Myth and Legends in Birding : one typical case – the Atlas Flycatcher wing pattern
by Andrea Corso
Birding, as any human fields of knowledge, is full of false myth and misleading legends. These are usually some believing and “findings” reported by ornithologists and birders, in field guides or papers, born from some mistakes (that are indeed absolutely human and nothing too strange as …errare humanun est, but …perseverare autem diabolicum J) and repeatedly reported without real double checking again and again in all following books and papers. One of my first learning lesson from by my illuminated father is that anything need to be seen with our own eyes and to be re-tested or re-studied personally, verified always directly before having an own idea and opinion to may discuss on and to support our believing. So that what I do always on birding too.
One of that typical example, is Atlas Flycatcher (Ficedula speculigera) ! That species has been already discussed in details in Birding Frontiers by Martin and Co. but here, in this very brief note, I wish to go through the main misleading legend on speculigera – THE ALL WHITE GREATER COVERTS !!
Atlas Flycatcher (Ficedula speculigera) – variability in the wing pattern, rump, tail and half-collar. by Lorenzo Starnini.
Note that on closed wing there is an obvious and striking big white “patch” where no dark bases to the GC (greater coverts) are visible, and the outermost black GC are not well detectable, leading to the false common believing that all the GCs are white ! In the birds with open wings up to 3 outer GCs are instead visible. Note also the MC (median coverts=) with extensive white tips almost as much as in Semi-collared Flycatcher. Note that the 2nd cy male show white on retained outer tail feathers, a much restricted white on retained remiges, and patchy plumage (combination of fresh and abraded feathers). Illustrations by Lorenzo Starnini from skins and photos from Morocco and Tunisia made for the forthcoming paper in Birding World.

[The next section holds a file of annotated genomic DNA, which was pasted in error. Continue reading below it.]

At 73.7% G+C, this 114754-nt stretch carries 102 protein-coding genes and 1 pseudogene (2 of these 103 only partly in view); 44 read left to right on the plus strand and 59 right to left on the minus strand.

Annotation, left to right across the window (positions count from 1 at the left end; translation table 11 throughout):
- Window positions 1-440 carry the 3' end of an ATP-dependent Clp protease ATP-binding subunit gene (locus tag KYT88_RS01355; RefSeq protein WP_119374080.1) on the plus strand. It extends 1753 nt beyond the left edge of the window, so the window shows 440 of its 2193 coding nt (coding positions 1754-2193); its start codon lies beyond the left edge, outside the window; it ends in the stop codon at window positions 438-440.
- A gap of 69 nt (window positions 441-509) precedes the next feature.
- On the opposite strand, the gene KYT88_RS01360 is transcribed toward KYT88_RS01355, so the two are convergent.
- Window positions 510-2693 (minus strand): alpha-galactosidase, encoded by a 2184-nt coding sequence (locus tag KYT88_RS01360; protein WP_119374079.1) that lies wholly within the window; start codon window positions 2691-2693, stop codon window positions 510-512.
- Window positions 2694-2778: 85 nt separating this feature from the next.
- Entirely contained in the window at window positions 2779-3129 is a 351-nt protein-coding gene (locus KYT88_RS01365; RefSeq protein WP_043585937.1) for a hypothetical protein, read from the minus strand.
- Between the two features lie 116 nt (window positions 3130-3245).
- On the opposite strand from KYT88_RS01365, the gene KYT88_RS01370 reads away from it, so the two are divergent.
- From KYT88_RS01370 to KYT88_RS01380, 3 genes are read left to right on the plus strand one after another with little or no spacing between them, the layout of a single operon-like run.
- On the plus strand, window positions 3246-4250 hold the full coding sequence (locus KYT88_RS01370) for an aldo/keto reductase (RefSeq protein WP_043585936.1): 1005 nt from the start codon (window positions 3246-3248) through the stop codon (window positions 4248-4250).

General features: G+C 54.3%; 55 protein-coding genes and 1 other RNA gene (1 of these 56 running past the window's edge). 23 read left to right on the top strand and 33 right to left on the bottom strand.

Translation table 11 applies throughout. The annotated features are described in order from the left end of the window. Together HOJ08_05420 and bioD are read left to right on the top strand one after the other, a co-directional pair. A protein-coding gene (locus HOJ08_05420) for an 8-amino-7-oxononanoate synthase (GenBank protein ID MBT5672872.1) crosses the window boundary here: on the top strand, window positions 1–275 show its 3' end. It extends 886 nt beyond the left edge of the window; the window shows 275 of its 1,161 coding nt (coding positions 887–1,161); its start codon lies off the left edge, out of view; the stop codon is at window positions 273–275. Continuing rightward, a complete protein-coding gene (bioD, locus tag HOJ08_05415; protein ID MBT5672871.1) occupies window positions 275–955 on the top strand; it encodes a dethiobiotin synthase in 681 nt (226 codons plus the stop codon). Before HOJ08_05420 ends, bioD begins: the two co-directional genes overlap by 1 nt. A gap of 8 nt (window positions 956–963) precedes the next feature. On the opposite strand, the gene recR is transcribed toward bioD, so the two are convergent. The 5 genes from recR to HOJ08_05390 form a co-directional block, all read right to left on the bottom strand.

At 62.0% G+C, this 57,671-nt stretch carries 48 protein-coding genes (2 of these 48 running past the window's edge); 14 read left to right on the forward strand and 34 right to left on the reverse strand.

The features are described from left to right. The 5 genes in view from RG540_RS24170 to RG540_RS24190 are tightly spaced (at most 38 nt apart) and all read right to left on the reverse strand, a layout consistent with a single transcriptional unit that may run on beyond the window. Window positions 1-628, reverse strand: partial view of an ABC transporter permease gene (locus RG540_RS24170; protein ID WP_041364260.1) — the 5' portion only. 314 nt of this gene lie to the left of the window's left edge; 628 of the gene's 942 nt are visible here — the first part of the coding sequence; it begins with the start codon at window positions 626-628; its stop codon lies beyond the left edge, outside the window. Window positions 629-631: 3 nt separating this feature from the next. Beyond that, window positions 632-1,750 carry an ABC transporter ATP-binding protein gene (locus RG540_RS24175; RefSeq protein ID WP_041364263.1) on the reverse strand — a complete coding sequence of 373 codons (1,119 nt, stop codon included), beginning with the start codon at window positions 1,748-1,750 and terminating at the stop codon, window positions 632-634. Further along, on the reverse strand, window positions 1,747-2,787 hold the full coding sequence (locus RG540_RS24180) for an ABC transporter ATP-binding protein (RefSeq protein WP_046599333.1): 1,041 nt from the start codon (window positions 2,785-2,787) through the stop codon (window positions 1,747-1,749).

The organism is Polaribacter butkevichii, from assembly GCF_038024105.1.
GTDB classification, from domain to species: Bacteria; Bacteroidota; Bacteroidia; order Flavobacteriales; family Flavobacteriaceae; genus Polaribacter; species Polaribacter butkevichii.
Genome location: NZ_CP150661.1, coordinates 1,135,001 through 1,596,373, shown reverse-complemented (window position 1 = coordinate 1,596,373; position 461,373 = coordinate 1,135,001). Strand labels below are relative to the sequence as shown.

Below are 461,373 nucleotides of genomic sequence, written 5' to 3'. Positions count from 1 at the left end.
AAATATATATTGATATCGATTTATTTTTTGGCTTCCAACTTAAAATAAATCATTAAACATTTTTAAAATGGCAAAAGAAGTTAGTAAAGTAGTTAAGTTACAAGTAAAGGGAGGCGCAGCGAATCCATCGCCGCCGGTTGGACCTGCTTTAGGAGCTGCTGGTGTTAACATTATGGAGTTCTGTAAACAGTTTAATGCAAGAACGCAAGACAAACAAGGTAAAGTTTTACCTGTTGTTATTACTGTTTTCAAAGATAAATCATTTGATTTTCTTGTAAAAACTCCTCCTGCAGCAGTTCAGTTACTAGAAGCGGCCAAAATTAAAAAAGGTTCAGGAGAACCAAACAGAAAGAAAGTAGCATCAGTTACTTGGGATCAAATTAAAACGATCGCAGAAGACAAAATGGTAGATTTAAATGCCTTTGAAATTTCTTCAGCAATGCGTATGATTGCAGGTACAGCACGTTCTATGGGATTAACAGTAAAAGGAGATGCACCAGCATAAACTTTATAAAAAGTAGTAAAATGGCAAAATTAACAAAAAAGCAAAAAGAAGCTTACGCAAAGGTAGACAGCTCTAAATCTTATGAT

To deal with this, (see above) a plate by the bird artist master Lorenzo Starnini and part of the extensive and detailed text that Ottavio Janni and myself are going to publish in a forthcoming paper in BIRDING WORLD that will deal with the variability of this marvelous Flycatcher. Here a very brief version of the chapter on Greater Coverts, but in BW relevant issue you will find a 20 pages paper.
The accompanying plate is also one of the fantastic plates Lorenzo is working on for the field guide him and me are preparing “ Advanced ID of difficult WP species” which will be out on the market hopefully in 3 or 4 years and that will deal with all the latest update in ID of the most difficult WP’s species of birds, illustrating all the key identification features and chiefly all their variability (something almost never reported and shown by field guides).